RSEA hosted the 2020 Alumni Panel on October 22 as an online meeting. The virtual event was enjoyed by 45 participants including current students, faculty members, and more alumni than would normally be able to attend in person, including a good number from outside the US. RSEA Chair Professor James Robson noted this bonus of the current remote era as he greeted everyone joining from across many time zones. GSAS Dean Emma Dench added her welcoming remarks on behalf of the Graduate School of Arts and Sciences.
Six RSEA alumni panelists were invited to reflect on aspects of their RSEA experience that have shaped their career since they graduated.
Jessica J. Lee (AM ’08) Senior Research Fellow for East Asia, Quincy Institute for Responsible Statecraft
Bin Ouyang (AM '12) Associate Director of China Programs, Asia Society, and former journalist
Julie Sheetz (AM ’12) Chief of Staff for Asian and Pacific Security Affairs, Office of the Secretary of Defense
Maiko Takeuchi (AM ’07) Member of the Panel of Experts on North Korea, United Nations Security Council
Judith T. Zeitlin (AM ’83) Professor of Chinese Literature, Department of EALC and the Committee on Theater and Performance Studies, University of Chicago
For panelists' bios see the 2020 Alumni Panel program.
The panelists also offered advice to current students on making the most of their time in the program. A common theme was the hallmark flexibility of the RSEA program, with several panelists appreciating the opportunity to design their own course of study and to learn from diverse peers in classes spanning several departments and schools. This interdisciplinary breadth, plus acquired language and analytical skills, enabled them to embark on PhDs or careers in government or nonprofits. Panelists reported that these transferable skills, plus their regional expertise in East Asia, opened doors to positions and on-the-job learning opportunities. Considering the challenges of the current time, alumni panelists urged students to be kind to themselves, to look out for each other, and to make connections with peers and faculty that will become part of an important network as they build their careers.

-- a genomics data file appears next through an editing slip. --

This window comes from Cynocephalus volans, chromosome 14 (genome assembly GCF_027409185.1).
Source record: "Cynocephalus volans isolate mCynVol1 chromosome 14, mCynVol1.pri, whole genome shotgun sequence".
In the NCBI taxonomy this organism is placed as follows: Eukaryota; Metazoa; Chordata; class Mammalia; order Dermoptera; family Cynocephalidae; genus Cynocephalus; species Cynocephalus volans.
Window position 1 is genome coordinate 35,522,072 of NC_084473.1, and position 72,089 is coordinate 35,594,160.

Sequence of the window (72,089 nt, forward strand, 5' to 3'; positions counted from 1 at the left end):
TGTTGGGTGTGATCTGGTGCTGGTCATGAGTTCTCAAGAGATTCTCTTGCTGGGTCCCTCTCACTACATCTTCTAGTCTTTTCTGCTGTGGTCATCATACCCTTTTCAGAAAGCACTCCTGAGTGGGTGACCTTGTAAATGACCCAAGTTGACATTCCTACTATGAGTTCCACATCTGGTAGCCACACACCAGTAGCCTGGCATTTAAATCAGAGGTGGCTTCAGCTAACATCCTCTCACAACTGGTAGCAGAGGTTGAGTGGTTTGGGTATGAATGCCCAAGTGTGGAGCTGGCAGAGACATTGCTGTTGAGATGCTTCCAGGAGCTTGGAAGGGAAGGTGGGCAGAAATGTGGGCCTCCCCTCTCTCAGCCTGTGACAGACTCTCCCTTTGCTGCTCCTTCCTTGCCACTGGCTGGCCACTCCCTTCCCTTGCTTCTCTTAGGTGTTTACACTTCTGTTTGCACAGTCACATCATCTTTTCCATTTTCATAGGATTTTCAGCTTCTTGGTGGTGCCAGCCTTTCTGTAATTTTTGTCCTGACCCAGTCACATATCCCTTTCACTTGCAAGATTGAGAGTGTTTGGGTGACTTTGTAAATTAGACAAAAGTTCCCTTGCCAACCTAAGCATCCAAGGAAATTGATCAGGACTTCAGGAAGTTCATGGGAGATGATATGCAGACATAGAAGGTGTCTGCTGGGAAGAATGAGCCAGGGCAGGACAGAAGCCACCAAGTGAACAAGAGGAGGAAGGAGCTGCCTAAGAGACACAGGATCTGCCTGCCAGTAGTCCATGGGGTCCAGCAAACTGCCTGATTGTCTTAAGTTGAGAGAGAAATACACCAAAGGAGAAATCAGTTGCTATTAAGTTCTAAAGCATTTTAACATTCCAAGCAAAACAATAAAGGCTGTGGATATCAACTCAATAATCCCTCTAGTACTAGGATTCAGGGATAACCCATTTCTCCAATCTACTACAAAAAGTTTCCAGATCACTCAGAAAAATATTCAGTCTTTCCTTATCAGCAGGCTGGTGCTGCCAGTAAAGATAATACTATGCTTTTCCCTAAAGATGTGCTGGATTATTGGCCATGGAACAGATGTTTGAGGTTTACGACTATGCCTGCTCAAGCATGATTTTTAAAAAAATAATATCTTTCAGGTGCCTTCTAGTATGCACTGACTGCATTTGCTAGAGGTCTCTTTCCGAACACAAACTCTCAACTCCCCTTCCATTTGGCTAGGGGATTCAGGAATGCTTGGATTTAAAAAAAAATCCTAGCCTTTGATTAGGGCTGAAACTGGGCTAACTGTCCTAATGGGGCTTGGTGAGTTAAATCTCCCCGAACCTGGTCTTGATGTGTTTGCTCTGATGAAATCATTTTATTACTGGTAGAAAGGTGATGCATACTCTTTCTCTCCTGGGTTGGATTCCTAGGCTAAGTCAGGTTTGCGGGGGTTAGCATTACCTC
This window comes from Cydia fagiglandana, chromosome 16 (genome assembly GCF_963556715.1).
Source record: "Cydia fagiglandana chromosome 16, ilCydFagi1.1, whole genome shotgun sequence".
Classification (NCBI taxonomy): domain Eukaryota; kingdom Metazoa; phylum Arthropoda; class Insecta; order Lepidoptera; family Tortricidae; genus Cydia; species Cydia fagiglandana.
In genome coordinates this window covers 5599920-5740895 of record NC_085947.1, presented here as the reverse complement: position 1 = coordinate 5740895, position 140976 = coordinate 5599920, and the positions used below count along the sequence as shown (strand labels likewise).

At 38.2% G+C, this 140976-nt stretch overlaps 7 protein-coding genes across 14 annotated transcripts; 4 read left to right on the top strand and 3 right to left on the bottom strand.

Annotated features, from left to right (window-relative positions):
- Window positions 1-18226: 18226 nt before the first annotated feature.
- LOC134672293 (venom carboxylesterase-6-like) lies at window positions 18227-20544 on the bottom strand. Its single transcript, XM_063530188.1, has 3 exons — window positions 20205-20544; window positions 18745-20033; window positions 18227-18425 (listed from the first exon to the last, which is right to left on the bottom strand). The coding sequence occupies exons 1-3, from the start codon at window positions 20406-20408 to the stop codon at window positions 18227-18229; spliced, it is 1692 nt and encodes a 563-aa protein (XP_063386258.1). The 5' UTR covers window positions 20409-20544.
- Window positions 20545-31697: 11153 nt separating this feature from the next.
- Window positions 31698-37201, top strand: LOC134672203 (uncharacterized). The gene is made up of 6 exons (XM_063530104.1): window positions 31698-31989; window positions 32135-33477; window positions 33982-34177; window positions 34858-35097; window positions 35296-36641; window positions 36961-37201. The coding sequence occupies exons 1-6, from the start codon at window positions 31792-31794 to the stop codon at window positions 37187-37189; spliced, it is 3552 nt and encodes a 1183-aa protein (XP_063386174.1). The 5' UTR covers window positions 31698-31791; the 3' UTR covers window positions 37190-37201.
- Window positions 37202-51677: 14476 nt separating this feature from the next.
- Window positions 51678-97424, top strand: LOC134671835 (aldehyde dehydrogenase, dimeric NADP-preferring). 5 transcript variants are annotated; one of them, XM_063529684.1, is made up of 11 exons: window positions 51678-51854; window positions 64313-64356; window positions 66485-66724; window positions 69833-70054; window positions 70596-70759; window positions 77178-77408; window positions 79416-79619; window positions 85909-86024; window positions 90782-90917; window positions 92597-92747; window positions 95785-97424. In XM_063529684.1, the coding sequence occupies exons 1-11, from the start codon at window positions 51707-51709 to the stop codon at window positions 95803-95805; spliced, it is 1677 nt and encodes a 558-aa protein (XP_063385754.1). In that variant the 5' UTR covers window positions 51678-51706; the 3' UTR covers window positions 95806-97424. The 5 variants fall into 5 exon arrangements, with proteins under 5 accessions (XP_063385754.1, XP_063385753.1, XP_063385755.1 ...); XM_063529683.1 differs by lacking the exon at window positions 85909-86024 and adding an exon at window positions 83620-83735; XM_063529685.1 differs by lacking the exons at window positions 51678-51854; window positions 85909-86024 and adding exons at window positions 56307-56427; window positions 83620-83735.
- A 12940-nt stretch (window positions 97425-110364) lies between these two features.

Participants chose to join one of three breakout sessions with panelists working in academic careers, government careers, or nonprofit and public service careers. This was an opportunity for current students to ask questions of the panelists and for other alumni with experience in the sector to add their comments and advice. Then followed two shorter opportunities for meeting with other participants in small groups, as a near-equivalent to the conversations around dinner tables that would normally be an enjoyable feature of this event.
Professor Robson wrapped up the evening by thanking all the panelists and attendees for their lively participation. He invited alumni to stay in touch with the RSEA community particularly as we prepare to mark the program's 75th anniversary next year.